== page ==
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Monday, November 29, 2010

Last Adventure in Nicaragua

Last time I was in Nicaragua, I was sent up a volcanic mountain on the back of a burro laden with now surely old-fashioned GPS equipment: up that mountain, on those six jaded burros, went a pack of five brothers and myself. Supposedly I had come to Managua to act as a translator for my father who had long tried to bring alternative energy to Nicaragua. More about this father of mine: he did not, in fact, accompany us up the volcano. We were equipped, instead, with a few machetes, dulled slicers meant to clear brush as we rode forward on the burros' backs. And just a bit more about this father of mine, now dead two months: a benign idealist, one who always wished to see the best in human nature, he thought he was giving me the ultimate afternoon experience and giving the brothers, who had worked with him for a while, a chance to chat it up with his American daughter. Or god knows what he really thought; that afternoon, he had to be imprisoned in his favorite small Managua hotel, the Hotel Cesar where the duena knew he loved the flan, in a series of unconscionably endless meetings. Meanwhile, the fruit of his loins got to have pure experience, on burros, heading up a mountain.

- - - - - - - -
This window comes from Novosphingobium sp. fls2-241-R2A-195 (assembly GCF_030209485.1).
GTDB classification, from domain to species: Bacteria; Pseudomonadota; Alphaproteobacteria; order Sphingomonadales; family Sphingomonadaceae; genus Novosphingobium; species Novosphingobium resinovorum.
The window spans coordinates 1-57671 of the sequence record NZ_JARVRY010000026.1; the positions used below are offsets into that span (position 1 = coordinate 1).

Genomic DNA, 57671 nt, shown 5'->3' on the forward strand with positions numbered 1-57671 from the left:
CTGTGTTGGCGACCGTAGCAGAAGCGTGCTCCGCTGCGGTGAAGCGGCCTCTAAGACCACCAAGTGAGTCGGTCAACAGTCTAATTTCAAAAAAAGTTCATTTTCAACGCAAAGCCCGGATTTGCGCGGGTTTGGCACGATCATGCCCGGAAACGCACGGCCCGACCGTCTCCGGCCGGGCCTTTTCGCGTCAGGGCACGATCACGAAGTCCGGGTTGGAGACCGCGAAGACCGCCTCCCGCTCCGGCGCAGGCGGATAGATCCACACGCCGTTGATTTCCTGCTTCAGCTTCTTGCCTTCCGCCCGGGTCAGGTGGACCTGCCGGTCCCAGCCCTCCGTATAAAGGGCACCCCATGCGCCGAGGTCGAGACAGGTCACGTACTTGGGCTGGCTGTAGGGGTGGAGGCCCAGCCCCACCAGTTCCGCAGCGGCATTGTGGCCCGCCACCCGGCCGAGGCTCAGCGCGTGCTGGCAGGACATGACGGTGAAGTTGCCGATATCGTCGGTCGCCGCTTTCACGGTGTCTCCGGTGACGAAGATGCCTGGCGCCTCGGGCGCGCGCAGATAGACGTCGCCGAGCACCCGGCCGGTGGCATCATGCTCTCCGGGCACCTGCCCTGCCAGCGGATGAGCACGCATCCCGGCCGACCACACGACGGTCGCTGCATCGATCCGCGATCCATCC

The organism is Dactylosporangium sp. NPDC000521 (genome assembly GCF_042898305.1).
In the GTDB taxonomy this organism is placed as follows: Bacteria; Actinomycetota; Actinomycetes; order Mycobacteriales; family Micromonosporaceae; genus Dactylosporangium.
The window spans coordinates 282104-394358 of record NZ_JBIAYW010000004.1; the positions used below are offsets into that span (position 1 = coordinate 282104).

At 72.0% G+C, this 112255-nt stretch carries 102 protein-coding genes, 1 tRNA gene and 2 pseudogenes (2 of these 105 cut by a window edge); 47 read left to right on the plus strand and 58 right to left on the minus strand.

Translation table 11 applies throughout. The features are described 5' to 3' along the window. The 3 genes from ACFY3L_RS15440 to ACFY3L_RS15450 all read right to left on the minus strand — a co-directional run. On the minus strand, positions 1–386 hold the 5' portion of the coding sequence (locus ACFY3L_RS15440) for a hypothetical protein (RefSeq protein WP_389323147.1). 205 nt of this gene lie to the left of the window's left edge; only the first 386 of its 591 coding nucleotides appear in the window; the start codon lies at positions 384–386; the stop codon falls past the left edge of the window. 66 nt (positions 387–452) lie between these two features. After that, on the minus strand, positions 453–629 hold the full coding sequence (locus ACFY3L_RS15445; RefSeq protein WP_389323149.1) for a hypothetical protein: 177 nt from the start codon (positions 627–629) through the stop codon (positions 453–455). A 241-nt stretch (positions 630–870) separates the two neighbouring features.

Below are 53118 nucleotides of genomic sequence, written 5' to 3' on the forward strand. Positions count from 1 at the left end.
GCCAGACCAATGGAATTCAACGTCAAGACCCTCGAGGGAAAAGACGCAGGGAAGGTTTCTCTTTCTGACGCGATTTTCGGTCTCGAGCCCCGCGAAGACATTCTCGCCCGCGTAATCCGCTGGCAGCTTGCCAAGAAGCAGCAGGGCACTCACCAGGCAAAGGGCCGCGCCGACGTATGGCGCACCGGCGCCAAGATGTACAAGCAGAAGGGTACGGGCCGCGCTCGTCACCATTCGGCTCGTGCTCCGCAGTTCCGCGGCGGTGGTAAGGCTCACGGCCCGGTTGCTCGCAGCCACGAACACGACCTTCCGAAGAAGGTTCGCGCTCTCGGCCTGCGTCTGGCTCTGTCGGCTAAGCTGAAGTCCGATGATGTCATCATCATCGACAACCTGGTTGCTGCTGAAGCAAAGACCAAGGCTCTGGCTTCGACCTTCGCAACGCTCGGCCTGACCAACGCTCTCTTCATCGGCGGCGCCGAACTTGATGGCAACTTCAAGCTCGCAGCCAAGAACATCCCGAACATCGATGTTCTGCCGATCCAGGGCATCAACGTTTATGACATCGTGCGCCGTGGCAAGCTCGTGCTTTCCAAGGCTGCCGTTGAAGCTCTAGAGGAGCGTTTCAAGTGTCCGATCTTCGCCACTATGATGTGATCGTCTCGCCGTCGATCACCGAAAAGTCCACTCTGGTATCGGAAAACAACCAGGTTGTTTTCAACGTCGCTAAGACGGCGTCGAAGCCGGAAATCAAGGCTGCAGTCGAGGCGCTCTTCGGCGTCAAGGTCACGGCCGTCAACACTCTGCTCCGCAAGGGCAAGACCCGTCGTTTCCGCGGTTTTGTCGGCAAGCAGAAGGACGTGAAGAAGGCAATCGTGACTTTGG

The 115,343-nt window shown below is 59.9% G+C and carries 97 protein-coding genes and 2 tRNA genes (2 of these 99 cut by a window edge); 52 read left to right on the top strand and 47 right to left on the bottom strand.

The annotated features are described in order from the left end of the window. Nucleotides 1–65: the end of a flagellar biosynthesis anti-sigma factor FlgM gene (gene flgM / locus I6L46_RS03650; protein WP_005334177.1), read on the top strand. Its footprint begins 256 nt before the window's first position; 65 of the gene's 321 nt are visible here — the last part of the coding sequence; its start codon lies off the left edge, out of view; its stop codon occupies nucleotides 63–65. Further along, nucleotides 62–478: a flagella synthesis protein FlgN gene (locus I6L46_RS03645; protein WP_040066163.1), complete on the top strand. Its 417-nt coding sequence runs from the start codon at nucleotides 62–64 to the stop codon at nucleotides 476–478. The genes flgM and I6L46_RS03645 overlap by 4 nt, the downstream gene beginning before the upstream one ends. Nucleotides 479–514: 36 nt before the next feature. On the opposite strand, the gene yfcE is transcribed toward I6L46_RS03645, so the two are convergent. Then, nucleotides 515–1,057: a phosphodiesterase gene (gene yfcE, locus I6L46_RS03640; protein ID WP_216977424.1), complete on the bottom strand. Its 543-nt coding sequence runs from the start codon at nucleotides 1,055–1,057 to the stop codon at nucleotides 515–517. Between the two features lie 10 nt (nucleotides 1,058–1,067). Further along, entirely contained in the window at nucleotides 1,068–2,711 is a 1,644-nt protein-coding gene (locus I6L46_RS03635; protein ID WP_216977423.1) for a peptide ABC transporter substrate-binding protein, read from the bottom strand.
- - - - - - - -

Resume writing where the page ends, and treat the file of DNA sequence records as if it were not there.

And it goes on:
More about this mountain, then: we rode up not into the sunset but setting forth at a very practical moment in the morning, laden with fruit and some sandwiches. I had thought to bring one bottle filled with boiled tap water, and it gave off an intestinal gurgle from where it jiggled in the horse's saddle-pocket. Very early in the trip, machetes flying left and right to clear our path, we pulled off to a shaded plateau and sat and, companeros of the road, broke bread together. In some essential tic, at that second, I remained my father's daughter, filled with a supremely blind joy: I was one with the people! We were all employed in hard labor together!

I think, in the tradition of cliffhangers, I will adjourn here and continue what ended up being a life-or-death experience in the jungle on another day . . .

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